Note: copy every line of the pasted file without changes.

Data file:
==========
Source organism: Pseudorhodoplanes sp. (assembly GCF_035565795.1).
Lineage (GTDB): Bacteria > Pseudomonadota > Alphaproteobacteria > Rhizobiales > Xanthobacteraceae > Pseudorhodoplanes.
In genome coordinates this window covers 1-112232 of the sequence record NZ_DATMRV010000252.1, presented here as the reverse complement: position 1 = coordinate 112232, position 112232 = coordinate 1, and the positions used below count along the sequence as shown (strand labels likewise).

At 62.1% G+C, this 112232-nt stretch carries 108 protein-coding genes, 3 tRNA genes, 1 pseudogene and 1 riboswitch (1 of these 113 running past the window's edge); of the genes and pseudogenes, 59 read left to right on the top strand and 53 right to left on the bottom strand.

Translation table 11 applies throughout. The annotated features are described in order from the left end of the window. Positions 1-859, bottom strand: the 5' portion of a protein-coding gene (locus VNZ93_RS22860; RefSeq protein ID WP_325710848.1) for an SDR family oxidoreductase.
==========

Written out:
Source organism: Pseudorhodoplanes sp. (assembly GCF_035565795.1).
Lineage (GTDB): Bacteria > Pseudomonadota > Alphaproteobacteria > Rhizobiales > Xanthobacteraceae > Pseudorhodoplanes.
In genome coordinates this window covers 1-112232 of the sequence record NZ_DATMRV010000252.1, presented here as the reverse complement: position 1 = coordinate 112232, position 112232 = coordinate 1, and the positions used below count along the sequence as shown (strand labels likewise).

At 62.1% G+C, this 112232-nt stretch carries 108 protein-coding genes, 3 tRNA genes, 1 pseudogene and 1 riboswitch (1 of these 113 running past the window's edge); of the genes and pseudogenes, 59 read left to right on the top strand and 53 right to left on the bottom strand.

Translation table 11 applies throughout. The annotated features are described in order from the left end of the window. Positions 1-859, bottom strand: the 5' portion of a protein-coding gene (locus VNZ93_RS22860; RefSeq protein ID WP_325710848.1) for an SDR family oxidoreductase.